“One of the most awkward occurrences for me when I go out to an Arabic restaurant is the portion of the evening when the white belly dancer comes out. This usually happens on weekends, and I've learned to avoid those spaces then, but sometimes I forget. The last time I forgot, a white woman came out in Arab drag—because that's what that is, when a person who's not Arab wears genie pants and a bra and heavy eye makeup and Arabic jewelry, or jewelry that is meant to read as “Arabic” because it's metallic and shiny and has squiggles of some kind—and began to belly-dance. She was not a terrible belly dancer. But she was incredibly thin and didn't remind me, in any way of . . . . .”

       Here she mentions several names of what must be Arabic belly dancers.

       What are we to make of this? Isn't cultural sharing good? I set out examples in which you were invited to agree that yes, cultural sharing is good. But here we have a bit of evidence that maybe it's not always good. This author, as best I can tell, argues that cultural sharing is not good. It's not okay to enjoy something that comes from another culture. She calls it “appropriation”. It's not okay to appropriate something from another culture.

       I disagree with her profoundly. But her article certainly gives us some food for thought. Maybe it's not always okay to take something from another culture. Can you think of examples?

       Is it okay to enjoy jazz? Well, I think it is okay, though I've never warmed up to jazz a whole lot myself, especially improvisation. As I understand it, jazz originated from black culture. So maybe we should keep our hands off it. Some might argue that, but I am not one of them.

       Two or three years ago while serfing utube video clips on the internet I came across Slovenian music and took an instant liking to it. Is that okay? I not only liked the music, I stole it. I and one or two others do most of the music for our church, and often we'll do an instrumental piece as prelude music, or a short meditative piece during offertory. A number of melodies that we have used for prelude or offertory music are slovenian tunes that I discovered on the internet and laboriously transcribed so we could play them. I am unrepentant. I'm not done stealing slovenian tunes yet. I think culture sharing is a good thing. I intend to keep right on doing it.

       Here's a similar example that is pretty close to home. We have a few songs in our church that, so far as I know, are distinctly Unitarian. “Come Sing A song With Me” is a good example. Would you be offended, (I asked the congregation) if I took that song, our song, and passed out copies at a singing circle? Would that be a good thing to do? Well, I think it would be a good thing, and I think you would agree that it's a good thing, and indeed I have done exactly that, on two different occasions, and people liked that song. So I consider that I have done a good thing.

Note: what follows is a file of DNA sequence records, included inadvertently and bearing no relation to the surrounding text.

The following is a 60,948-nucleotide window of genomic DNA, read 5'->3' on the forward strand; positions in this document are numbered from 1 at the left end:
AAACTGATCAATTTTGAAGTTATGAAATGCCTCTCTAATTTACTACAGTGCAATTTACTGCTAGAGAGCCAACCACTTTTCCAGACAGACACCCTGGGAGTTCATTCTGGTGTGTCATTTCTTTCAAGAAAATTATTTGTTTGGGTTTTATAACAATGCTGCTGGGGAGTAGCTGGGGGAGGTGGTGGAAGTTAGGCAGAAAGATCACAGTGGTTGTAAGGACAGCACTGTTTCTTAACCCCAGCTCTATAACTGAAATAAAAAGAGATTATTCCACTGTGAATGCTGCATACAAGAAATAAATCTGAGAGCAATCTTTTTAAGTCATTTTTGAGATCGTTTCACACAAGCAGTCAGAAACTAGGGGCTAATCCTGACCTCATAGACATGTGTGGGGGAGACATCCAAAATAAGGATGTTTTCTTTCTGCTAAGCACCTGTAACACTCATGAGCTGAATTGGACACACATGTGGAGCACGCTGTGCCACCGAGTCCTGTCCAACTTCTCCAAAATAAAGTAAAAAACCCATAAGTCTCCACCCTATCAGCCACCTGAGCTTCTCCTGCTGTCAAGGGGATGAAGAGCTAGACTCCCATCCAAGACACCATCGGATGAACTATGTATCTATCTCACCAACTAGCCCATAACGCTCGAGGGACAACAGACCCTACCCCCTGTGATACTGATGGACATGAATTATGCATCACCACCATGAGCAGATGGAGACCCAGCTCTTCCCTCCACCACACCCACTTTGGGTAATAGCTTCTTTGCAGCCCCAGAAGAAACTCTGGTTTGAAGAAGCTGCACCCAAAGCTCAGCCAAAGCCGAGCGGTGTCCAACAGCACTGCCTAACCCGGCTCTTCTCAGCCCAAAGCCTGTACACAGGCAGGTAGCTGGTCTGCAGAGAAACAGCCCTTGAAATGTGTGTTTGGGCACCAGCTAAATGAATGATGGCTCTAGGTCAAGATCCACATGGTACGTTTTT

At this point I want to differentiate between three levels of cultural sharing. Perhaps “level” is not the right word, and the boundares between the levels are not always clear cut, but I think the differentiation is useful. The first level is simple curiosity. The second level is contact and communication. The third level is what I will call incorporation. By this I mean pretty much what the author of this article calls appropriation.

       I won't say much about curiosity, other to say that we have plenty of evidence that people have a certain amount of curiosity about people who are different from them. In the musical Camelot, King Arthor wondered, “What do the simple folk do?”. Is that a part of human nature? Is it realistic to portray King Arthor as having a curiosity about how different people live? I think it is realistic. I think a curiosity about other people is a part of our human nature. And it's not hard to see how it would have evolved. I would expect that societies that are curious about other societies can benefit in various ways.

       Curiosity by itself is something short of actually acquring knowledge about people different from ourselves. I'll call that the second level of cultural sharing. Do we have an evolutionary tendency to want to contact strange people, to communicate with them, and learn from them? Well, I observe that it happens a lot, so I think it's built into our species. But if someone wants to argue that is a product of culture, not nature, I'm not sure it would be worth arguing about. Either way it happens a lot. My question is, is it okay to learn about other cultures? I think it is. Roger Williams apparently made contact with neighboring Indians, with good results. Cultural exchange programs typically promote learning about different cultures. In general I think the civilized world sees contact and learning about other cultures as good. I certainly do. We can imagine some cultures that discourage any contact or learning about other cultures, but we would consider them not very enlightened. We have foreign exchange programs because we do believe that learning about people different than ourselves is good. Should we revisit that idea? No, I don't think we should.